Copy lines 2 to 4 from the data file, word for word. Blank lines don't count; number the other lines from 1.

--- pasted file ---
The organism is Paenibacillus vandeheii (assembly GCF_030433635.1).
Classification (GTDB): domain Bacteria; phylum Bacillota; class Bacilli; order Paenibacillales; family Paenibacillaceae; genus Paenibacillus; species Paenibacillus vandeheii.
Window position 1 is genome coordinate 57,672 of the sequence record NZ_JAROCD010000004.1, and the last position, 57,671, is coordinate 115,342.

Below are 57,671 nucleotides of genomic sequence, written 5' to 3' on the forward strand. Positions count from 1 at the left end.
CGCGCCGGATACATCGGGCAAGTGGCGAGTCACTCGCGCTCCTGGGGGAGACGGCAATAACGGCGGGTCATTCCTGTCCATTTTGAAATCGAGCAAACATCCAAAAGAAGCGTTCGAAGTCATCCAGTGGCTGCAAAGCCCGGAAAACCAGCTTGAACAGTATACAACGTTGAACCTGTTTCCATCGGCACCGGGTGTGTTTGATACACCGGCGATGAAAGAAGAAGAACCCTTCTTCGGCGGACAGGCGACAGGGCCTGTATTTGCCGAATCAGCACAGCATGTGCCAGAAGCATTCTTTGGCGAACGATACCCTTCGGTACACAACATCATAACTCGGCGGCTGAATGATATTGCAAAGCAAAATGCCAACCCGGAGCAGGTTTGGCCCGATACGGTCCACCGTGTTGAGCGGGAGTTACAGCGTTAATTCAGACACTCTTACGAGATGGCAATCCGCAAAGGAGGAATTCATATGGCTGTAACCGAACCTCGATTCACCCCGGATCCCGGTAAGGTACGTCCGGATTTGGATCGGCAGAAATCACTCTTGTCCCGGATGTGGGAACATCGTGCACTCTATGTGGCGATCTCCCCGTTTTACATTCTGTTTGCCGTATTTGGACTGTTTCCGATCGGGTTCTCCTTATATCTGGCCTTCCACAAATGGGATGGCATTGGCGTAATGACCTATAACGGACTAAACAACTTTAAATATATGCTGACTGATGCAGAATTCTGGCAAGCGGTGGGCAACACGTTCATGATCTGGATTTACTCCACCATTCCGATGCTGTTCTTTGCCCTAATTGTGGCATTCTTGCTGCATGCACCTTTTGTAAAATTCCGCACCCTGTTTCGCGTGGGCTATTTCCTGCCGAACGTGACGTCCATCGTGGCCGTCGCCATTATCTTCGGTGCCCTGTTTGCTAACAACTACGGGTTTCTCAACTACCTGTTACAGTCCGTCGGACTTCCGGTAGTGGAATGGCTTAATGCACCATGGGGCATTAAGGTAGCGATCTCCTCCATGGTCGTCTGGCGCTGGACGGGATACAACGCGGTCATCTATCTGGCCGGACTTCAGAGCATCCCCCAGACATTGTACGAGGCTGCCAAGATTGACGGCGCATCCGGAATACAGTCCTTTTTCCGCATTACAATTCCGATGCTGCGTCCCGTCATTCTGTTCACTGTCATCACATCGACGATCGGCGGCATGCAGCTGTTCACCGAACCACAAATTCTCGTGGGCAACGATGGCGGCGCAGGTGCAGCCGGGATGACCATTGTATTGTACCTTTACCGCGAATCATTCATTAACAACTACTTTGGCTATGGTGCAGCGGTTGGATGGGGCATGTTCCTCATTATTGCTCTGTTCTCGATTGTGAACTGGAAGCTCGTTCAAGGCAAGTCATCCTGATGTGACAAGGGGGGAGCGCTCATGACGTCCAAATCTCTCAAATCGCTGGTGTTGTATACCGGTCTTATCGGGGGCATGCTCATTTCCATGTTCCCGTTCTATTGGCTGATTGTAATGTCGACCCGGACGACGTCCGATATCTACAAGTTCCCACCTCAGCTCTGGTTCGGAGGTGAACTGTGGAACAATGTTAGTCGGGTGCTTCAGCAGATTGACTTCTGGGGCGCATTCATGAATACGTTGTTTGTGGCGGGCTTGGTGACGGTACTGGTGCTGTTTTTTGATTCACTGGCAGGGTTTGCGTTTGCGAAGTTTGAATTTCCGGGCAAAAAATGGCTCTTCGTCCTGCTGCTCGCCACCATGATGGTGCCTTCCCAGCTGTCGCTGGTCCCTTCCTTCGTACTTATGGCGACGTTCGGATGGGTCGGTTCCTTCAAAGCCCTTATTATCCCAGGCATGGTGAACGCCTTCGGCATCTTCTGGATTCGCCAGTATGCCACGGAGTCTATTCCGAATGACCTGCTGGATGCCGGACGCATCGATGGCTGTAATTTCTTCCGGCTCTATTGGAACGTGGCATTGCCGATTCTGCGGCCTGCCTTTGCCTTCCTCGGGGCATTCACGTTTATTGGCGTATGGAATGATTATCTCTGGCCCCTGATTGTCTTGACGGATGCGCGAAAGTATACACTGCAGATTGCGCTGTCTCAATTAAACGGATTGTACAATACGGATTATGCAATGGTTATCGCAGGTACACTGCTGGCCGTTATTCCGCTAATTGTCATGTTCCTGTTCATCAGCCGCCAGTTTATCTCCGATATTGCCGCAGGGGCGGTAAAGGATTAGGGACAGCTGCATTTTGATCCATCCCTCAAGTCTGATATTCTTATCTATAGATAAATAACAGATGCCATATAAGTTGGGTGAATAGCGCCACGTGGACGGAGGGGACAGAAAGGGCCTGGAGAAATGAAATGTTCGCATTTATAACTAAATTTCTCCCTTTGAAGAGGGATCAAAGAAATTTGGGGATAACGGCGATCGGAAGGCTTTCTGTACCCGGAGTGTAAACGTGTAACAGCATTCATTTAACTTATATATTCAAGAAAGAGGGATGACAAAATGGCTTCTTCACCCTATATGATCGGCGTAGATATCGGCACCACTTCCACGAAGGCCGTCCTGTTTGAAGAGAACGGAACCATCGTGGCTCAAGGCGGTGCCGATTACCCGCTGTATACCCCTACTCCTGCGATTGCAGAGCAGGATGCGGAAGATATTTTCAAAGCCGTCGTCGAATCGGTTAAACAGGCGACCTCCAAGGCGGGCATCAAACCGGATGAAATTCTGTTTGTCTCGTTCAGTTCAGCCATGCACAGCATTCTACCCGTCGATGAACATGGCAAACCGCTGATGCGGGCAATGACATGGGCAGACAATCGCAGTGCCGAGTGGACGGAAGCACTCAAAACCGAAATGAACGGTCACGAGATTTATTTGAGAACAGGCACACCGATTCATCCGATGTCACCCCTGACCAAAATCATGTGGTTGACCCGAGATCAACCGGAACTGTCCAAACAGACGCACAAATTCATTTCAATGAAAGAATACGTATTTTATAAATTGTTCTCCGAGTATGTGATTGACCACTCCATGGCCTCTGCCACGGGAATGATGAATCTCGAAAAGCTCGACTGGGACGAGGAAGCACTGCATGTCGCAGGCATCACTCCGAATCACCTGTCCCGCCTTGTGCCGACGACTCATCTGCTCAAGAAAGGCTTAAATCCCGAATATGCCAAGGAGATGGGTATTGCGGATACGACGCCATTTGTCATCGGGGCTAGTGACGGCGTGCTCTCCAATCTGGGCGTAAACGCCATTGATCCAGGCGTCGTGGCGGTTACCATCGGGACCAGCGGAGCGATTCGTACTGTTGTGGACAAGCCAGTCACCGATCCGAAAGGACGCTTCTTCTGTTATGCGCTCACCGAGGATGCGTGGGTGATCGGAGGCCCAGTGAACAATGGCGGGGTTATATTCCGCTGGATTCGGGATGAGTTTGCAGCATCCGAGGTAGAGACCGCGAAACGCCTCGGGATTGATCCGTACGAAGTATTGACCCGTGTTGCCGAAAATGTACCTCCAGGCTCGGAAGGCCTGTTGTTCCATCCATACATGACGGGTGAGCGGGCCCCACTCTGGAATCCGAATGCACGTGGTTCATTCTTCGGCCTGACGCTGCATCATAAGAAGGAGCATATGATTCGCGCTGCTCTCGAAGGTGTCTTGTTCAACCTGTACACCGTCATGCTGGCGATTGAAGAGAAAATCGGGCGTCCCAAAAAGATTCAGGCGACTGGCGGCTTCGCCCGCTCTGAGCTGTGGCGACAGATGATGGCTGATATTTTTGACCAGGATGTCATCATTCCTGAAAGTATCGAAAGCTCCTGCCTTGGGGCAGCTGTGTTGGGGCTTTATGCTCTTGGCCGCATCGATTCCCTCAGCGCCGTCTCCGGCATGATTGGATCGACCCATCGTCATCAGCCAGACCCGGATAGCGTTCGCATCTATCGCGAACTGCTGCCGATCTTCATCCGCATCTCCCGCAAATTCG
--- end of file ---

Classification (GTDB): domain Bacteria; phylum Bacillota; class Bacilli; order Paenibacillales; family Paenibacillaceae; genus Paenibacillus; species Paenibacillus vandeheii.
Window position 1 is genome coordinate 57,672 of the sequence record NZ_JAROCD010000004.1, and the last position, 57,671, is coordinate 115,342.

Below are 57,671 nucleotides of genomic sequence, written 5' to 3' on the forward strand. Positions count from 1 at the left end.